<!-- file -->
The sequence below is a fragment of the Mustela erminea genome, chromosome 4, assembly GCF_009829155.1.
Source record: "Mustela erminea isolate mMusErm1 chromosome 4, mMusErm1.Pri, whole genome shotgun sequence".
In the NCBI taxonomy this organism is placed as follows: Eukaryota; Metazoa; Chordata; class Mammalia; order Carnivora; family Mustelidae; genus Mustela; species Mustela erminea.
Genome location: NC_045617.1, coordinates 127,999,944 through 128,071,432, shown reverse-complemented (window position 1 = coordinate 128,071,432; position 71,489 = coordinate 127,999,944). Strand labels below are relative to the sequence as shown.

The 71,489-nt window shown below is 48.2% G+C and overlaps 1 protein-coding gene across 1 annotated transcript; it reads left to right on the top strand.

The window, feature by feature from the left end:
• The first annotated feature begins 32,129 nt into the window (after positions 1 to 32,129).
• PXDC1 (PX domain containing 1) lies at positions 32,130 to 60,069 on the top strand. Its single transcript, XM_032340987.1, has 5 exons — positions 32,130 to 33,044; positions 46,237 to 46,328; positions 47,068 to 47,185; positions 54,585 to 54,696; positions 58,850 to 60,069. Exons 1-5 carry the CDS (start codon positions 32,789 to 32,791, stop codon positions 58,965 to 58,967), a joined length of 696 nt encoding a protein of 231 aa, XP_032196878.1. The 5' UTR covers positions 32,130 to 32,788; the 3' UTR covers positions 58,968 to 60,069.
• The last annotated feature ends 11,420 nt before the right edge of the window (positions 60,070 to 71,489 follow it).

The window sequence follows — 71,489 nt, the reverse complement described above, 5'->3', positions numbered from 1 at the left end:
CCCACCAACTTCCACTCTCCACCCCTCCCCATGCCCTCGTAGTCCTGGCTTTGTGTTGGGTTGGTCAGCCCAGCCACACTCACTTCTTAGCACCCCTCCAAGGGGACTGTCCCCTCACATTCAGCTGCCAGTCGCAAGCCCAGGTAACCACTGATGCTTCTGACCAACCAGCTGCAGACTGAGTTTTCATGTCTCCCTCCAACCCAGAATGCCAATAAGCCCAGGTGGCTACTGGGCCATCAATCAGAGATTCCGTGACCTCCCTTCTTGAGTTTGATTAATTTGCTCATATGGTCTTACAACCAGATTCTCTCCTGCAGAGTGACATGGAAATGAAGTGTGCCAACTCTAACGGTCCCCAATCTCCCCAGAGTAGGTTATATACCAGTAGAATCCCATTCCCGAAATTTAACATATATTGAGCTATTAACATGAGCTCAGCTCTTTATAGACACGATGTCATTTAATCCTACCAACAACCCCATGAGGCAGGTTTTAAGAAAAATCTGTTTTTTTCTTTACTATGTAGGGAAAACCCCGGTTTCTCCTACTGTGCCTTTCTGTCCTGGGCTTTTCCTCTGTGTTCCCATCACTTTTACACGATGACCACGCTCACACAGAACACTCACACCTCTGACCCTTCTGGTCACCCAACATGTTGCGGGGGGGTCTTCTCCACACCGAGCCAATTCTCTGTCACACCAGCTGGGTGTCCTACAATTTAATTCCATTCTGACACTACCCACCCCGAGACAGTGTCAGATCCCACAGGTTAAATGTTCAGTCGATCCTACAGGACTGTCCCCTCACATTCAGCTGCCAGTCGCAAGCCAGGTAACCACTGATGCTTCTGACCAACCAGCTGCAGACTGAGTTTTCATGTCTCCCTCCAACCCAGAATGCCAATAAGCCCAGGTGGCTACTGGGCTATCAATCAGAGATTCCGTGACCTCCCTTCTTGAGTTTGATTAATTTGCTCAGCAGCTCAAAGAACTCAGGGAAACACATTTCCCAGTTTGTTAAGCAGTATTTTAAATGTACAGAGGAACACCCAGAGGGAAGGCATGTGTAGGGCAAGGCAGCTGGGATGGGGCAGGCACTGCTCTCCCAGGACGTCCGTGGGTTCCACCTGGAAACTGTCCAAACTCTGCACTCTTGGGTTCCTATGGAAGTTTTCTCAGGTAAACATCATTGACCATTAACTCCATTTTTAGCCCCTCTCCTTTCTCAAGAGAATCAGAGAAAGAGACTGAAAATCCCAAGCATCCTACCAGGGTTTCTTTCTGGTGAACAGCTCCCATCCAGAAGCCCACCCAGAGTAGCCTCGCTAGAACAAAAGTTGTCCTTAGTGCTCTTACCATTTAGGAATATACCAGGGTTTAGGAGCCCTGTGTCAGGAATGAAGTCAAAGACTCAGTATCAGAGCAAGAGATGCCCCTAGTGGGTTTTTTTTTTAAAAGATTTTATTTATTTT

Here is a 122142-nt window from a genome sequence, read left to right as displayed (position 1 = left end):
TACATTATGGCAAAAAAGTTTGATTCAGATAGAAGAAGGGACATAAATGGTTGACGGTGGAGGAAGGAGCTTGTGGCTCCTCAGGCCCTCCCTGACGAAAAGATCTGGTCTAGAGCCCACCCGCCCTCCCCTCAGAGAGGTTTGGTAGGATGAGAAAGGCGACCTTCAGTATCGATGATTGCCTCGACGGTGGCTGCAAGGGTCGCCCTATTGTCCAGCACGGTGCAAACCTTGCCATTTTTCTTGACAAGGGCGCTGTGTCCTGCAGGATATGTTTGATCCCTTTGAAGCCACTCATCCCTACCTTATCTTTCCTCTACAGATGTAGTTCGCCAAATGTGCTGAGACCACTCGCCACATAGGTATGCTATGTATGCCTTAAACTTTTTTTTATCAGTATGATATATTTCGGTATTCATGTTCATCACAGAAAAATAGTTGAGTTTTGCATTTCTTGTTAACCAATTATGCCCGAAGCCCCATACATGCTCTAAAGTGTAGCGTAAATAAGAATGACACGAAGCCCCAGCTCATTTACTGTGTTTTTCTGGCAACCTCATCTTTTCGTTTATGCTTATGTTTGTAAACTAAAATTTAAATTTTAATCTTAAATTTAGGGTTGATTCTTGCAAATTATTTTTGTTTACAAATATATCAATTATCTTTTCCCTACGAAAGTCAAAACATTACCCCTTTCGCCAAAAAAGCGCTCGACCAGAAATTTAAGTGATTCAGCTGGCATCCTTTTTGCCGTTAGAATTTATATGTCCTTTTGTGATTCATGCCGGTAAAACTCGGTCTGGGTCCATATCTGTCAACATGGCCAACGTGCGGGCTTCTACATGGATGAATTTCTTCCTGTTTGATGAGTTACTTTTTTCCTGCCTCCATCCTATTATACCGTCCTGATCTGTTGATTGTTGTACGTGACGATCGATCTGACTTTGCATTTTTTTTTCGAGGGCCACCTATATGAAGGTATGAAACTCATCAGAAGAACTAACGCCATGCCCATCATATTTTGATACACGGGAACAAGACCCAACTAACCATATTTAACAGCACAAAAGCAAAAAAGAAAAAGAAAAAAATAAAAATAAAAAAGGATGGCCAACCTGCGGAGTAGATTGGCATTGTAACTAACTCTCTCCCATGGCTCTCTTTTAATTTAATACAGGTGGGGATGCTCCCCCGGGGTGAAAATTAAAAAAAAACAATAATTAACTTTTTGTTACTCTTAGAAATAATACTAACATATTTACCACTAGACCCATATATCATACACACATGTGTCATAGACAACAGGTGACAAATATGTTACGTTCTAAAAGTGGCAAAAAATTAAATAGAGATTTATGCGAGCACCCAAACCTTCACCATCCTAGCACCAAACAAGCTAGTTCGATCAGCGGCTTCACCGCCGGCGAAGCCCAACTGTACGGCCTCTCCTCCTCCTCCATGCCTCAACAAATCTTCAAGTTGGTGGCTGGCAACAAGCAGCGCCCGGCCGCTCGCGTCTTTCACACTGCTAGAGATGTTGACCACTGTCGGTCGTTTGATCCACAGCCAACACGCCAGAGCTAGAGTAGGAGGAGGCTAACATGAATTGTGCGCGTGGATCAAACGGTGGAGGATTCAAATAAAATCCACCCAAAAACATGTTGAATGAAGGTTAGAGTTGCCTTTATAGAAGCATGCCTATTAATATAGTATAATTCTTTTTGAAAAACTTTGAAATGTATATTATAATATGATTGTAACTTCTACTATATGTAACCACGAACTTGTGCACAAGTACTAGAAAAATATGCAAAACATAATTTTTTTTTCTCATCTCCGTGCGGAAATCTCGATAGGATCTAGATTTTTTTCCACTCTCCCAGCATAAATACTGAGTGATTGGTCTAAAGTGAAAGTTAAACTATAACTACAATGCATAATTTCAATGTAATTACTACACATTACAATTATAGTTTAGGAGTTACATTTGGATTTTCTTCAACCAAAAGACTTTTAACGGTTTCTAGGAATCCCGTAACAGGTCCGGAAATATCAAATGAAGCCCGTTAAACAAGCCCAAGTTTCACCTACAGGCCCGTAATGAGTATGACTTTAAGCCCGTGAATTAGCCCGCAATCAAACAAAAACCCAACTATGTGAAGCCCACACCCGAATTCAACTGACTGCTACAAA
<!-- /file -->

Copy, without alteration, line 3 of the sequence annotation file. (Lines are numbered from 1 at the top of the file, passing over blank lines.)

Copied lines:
In the NCBI taxonomy this organism is placed as follows: Eukaryota; Metazoa; Chordata; class Mammalia; order Carnivora; family Mustelidae; genus Mustela; species Mustela erminea.